A new study in mice finds possible explanations for hair loss under stress
Stress is a reaction that all of us have experienced one or more times. Some of our physical reactions related to stress are nerves in a few people, tachycardia or hair loss.
However, until now, it is not fully understood that the direct effect of stress is the cause of hair loss. A new mouse study from Harvard University provides a clue: Stress hormones can slow hair growth.Their Details have been published in the journal Nature.
How hair grows
Maybe you remember a common image in a biology book that shows the skin layer with hair follicles. Specifically, the hair follicle is “hairy” and is the part of the skin that grows by condensing stem cells.
In the human body, there are approximately five million hair follicles.Most of these follicles are concentrated in our head A study by Humboldt University in Germany. On the contrary, according to research, the largest follicle was found in our calf area.
The hair follicle undergoes the growth phase, in which the hair follicle produces new hair, and the rest phase undergoes hair follicle inactivation.
According to researchers at Harvard University, in mice, the increased levels of the stress hormone corticosterone, which is similar to the human hormone cortisol, can make hair follicles stay longer in the resting phase than usual.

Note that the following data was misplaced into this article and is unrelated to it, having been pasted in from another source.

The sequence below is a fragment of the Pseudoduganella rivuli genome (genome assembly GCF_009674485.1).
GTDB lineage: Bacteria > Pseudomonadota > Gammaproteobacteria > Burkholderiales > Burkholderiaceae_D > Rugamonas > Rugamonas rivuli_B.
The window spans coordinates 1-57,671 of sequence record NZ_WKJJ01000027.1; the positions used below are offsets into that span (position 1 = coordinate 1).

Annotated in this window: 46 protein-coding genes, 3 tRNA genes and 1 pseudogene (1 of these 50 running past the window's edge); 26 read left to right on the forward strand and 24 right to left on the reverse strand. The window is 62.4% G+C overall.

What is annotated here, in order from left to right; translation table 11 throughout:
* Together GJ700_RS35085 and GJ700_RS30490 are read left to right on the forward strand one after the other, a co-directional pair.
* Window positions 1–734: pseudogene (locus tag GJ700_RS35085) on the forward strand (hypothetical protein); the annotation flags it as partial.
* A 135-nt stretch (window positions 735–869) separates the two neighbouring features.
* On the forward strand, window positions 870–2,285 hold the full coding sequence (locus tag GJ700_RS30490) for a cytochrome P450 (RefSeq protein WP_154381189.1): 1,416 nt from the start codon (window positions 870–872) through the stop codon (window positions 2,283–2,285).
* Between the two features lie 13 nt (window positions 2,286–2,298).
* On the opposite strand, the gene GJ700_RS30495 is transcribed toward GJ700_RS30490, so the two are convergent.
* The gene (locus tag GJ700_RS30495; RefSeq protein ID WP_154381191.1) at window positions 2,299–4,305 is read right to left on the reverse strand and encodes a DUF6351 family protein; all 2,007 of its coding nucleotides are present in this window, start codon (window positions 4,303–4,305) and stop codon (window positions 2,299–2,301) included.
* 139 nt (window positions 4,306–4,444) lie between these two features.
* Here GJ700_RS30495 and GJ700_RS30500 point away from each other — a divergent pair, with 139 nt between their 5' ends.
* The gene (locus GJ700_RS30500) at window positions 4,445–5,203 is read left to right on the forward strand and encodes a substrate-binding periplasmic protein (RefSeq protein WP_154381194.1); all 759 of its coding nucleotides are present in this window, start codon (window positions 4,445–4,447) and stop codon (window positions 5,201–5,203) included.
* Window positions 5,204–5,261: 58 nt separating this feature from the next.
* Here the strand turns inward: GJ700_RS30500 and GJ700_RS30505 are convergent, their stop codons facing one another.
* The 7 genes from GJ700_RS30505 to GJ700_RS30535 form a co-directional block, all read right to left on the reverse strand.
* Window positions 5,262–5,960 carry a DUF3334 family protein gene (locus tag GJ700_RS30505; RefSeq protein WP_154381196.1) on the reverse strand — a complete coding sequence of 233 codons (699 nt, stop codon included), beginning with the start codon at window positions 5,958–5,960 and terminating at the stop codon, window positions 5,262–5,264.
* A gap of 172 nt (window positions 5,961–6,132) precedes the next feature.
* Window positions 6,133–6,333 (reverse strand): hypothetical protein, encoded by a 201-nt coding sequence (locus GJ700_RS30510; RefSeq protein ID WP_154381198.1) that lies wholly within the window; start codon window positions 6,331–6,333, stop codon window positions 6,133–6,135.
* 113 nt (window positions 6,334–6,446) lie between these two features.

Specifically, corticosterone in mice binds to glucocorticoid receptors on cells at the bottom of each hair follicle. This receptor is responsible for the release of chemicals to regulate the hair cycle.
Corticosterone linked to the receptor prevents the production of a protein called GAS6. Without this protein, the stem cells of the hair follicle will not be activated, so that the hair starts to grow.
How stress affects mouse hair
In the Harvard University study, researchers removed the adrenal glands from a group of mice to weaken the production of all stress hormones. The adrenal glands are located above the kidneys and mainly regulate the response to stress through the synthesis of corticosteroids.
In mice without adrenal glands, hair follicles enter the growth phase three times more frequently than in mice under stress. In addition, in normal mice, the quiescent period of follicles is usually in the range of 60 to 100, shortened to 20 days.
After verifying these results, the researchers injected corticosterone into modified mice. In this way, their hair growth cycle is restored to be consistent with the growth cycle of mice with adrenal glands. This shows that stress hormones inhibit hair growth.
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They also found that the cells of the dermal papilla The outermost layer of the dermis, its blood vessels can nourish the hair follicles, When exposed to corticosterone, they stop producing GAS6 protein. This causes the hair to stop growing. By injecting this protein directly into the skin of mice under a lot of stress, the researchers found that the hair began to grow.
According to the researchers, GAS6 or a very similar protein may have the same effect on humans. Among them, you can find ways to relieve hair loss caused by stress.